Uganda's President Yoweri Museveni, "can claim to have ended decades of instability" but has failed to hold a free election. © REUTERS/Edward Echwalu

It's time for Uganda's President to step down

Yoweri Museveni has ensured that the west is dependent on him
August 20, 2014

Yoweri Museveni once said that the problem with African rulers was that they stayed in power too long. In August he turned 70. He has now been President of Uganda for 28 years.

There is much he can look back on with pride. He took over after 15 years of military dictatorship, political chaos and civil war and brought peace to southern Uganda. The country’s economy has grown from $4.17bn in 1985 to $21.5bn today. The middle classes, who fled from President Idi Amin’s brutal regime in the 1970s and the chaos after his downfall, returned. The Asians, expelled by Amin in 1972, were offered their properties back and some, too, returned. The capital, Kampala, has more than doubled in size and today pulsates with activity. Other towns have grown too. Oil was discovered in 2006 and gas more recently.

Yet there is a question that undermines all of these achievements. Why has a president who can claim to have ended decades of instability and attracted billions of dollars in aid and investment not been able to abide by his own principles and hold a free election to select his successor? Ugandans today, especially middle class Ugandans, become angry when their government is mentioned—or, more worryingly, fall silent. In the north, particularly among ethnic Acholi people, there is a sense of “we told you so.” Ugandans no longer suffer the arbitrary brutality of the Amin years or the chaos that followed, but some are clearly frightened of being overheard talking politics. Their anger is fuelled by extensive corruption at the highest levels and the almost total control of the economy and government by a clique that enjoys exclusive presidential patronage.

Museveni became President in 1986. He ruled unchallenged, under a system he termed “no-party democracy,” until 2001 and then saw off an attempt by former allies to restore multi-party politics. But the pressure for political rights was too strong and in 2005 he was forced to hold a referendum on the introduction of multi-party democracy, which he lost. Elections were held in 2011. But they were manipulated successfully by the ruling National Resistance Movement party. Museveni travelled the country by helicopter, like African dictators of old, doling out bags of cash at political rallies.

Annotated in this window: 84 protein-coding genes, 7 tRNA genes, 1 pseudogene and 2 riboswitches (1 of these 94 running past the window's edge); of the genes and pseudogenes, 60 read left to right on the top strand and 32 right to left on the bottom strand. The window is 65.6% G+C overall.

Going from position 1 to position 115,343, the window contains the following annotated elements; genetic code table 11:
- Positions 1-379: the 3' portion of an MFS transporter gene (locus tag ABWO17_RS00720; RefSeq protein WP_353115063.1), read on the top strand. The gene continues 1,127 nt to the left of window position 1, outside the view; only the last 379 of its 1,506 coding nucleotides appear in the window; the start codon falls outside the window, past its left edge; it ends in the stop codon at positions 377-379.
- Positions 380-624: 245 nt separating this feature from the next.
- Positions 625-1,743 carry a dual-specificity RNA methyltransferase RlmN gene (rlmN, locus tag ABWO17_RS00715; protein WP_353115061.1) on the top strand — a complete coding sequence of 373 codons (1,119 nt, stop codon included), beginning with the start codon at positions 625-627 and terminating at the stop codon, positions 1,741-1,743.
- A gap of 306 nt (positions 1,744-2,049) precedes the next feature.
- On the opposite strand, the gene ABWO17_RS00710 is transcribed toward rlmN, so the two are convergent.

These days Museveni looks more and more isolated in his vast, white, Chinese-built palace in Entebbe, the old administrative centre of the British Protectorate. 20 miles south of Kampala. He has suggested his son or his wife might succeed him, and he seems to have given up trying to make Uganda a modern state. Like President Robert Mugabe in Zimbabwe, he is simply playing off potential successors in order to stay in power. When his last faithful follower from the Bush War of 1981 to 1986, Amama Mbabazi, now Prime Minister, recently began to look like a challenger, Museveni blocked him by arresting and threatening his lieutenants or simply buying them off.

Once open to ideas and discussion, Museveni now appears either addicted to power or too frightened to step down because he cannot find a successor who will let him spend the rest of his life in peace. His party is deeply divided and a peaceful transition now seems impossible. According to some experts, revenue from oil and gas will not start flowing until 2022 so, unless he borrows, he may not have the money to influence the constituencies he needs. He may increasingly resort to force in order to impose his will. With an exploding population that has high expectations but scarce job opportunities, Uganda is heading for difficult times.

Most worrying for Uganda’s stability is the growing gap between north and south. Uganda is divided by the Nile as the river passes east to west from Lake Victoria to Lake Albert. South of the Nile people speak Bantu languages; north of it the languages are largely Nilotic. The divide reflects deep cultural differences and a political rivalry. Museveni has exploited this division between north and south to a shocking degree during his time in power.